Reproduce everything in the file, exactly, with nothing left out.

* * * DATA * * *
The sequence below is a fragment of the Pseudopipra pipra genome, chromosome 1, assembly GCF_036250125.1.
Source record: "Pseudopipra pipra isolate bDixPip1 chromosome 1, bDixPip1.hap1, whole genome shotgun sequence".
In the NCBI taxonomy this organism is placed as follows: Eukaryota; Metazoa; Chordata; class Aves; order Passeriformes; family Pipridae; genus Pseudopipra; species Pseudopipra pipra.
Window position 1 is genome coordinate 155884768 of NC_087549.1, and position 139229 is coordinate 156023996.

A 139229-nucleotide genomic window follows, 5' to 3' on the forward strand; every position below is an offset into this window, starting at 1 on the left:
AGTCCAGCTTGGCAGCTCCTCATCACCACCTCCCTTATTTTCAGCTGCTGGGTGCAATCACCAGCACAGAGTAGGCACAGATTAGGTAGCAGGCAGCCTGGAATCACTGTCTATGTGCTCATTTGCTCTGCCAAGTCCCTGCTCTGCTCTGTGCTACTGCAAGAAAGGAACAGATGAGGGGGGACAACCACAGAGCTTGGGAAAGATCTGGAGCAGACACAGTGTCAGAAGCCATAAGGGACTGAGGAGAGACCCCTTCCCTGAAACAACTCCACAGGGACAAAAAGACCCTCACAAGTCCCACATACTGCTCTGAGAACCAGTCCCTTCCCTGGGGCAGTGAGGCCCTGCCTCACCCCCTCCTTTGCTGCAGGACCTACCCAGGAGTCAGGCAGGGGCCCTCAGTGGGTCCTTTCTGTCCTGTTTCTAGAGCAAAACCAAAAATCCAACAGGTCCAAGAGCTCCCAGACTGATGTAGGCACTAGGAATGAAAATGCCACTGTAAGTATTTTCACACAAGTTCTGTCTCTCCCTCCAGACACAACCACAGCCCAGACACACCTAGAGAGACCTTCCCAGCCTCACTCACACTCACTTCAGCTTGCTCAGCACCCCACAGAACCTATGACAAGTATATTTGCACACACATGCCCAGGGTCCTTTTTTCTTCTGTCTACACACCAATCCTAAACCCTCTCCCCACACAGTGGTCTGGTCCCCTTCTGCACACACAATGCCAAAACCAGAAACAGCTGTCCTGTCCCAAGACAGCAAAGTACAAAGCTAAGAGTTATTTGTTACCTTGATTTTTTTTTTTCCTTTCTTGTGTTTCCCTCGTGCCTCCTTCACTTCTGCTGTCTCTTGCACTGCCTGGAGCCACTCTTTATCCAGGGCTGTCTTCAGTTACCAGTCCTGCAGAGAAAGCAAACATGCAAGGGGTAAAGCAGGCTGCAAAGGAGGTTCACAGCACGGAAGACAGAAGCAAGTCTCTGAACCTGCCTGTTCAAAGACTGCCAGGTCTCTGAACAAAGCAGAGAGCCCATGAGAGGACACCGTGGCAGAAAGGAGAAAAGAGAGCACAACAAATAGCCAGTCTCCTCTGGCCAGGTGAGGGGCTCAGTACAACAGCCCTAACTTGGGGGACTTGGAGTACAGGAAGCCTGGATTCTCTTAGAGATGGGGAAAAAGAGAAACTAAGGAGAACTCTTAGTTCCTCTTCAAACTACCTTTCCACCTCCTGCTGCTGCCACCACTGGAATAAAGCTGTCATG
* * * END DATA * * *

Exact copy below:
The sequence below is a fragment of the Pseudopipra pipra genome, chromosome 1, assembly GCF_036250125.1.
Source record: "Pseudopipra pipra isolate bDixPip1 chromosome 1, bDixPip1.hap1, whole genome shotgun sequence".
In the NCBI taxonomy this organism is placed as follows: Eukaryota; Metazoa; Chordata; class Aves; order Passeriformes; family Pipridae; genus Pseudopipra; species Pseudopipra pipra.
Window position 1 is genome coordinate 155884768 of NC_087549.1, and position 139229 is coordinate 156023996.

A 139229-nucleotide genomic window follows, 5' to 3' on the forward strand; every position below is an offset into this window, starting at 1 on the left:
AGTCCAGCTTGGCAGCTCCTCATCACCACCTCCCTTATTTTCAGCTGCTGGGTGCAATCACCAGCACAGAGTAGGCACAGATTAGGTAGCAGGCAGCCTGGAATCACTGTCTATGTGCTCATTTGCTCTGCCAAGTCCCTGCTCTGCTCTGTGCTACTGCAAGAAAGGAACAGATGAGGGGGGACAACCACAGAGCTTGGGAAAGATCTGGAGCAGACACAGTGTCAGAAGCCATAAGGGACTGAGGAGAGACCCCTTCCCTGAAACAACTCCACAGGGACAAAAAGACCCTCACAAGTCCCACATACTGCTCTGAGAACCAGTCCCTTCCCTGGGGCAGTGAGGCCCTGCCTCACCCCCTCCTTTGCTGCAGGACCTACCCAGGAGTCAGGCAGGGGCCCTCAGTGGGTCCTTTCTGTCCTGTTTCTAGAGCAAAACCAAAAATCCAACAGGTCCAAGAGCTCCCAGACTGATGTAGGCACTAGGAATGAAAATGCCACTGTAAGTATTTTCACACAAGTTCTGTCTCTCCCTCCAGACACAACCACAGCCCAGACACACCTAGAGAGACCTTCCCAGCCTCACTCACACTCACTTCAGCTTGCTCAGCACCCCACAGAACCTATGACAAGTATATTTGCACACACATGCCCAGGGTCCTTTTTTCTTCTGTCTACACACCAATCCTAAACCCTCTCCCCACACAGTGGTCTGGTCCCCTTCTGCACACACAATGCCAAAACCAGAAACAGCTGTCCTGTCCCAAGACAGCAAAGTACAAAGCTAAGAGTTATTTGTTACCTTGATTTTTTTTTTTCCTTTCTTGTGTTTCCCTCGTGCCTCCTTCACTTCTGCTGTCTCTTGCACTGCCTGGAGCCACTCTTTATCCAGGGCTGTCTTCAGTTACCAGTCCTGCAGAGAAAGCAAACATGCAAGGGGTAAAGCAGGCTGCAAAGGAGGTTCACAGCACGGAAGACAGAAGCAAGTCTCTGAACCTGCCTGTTCAAAGACTGCCAGGTCTCTGAACAAAGCAGAGAGCCCATGAGAGGACACCGTGGCAGAAAGGAGAAAAGAGAGCACAACAAATAGCCAGTCTCCTCTGGCCAGGTGAGGGGCTCAGTACAACAGCCCTAACTTGGGGGACTTGGAGTACAGGAAGCCTGGATTCTCTTAGAGATGGGGAAAAAGAGAAACTAAGGAGAACTCTTAGTTCCTCTTCAAACTACCTTTCCACCTCCTGCTGCTGCCACCACTGGAATAAAGCTGTCATG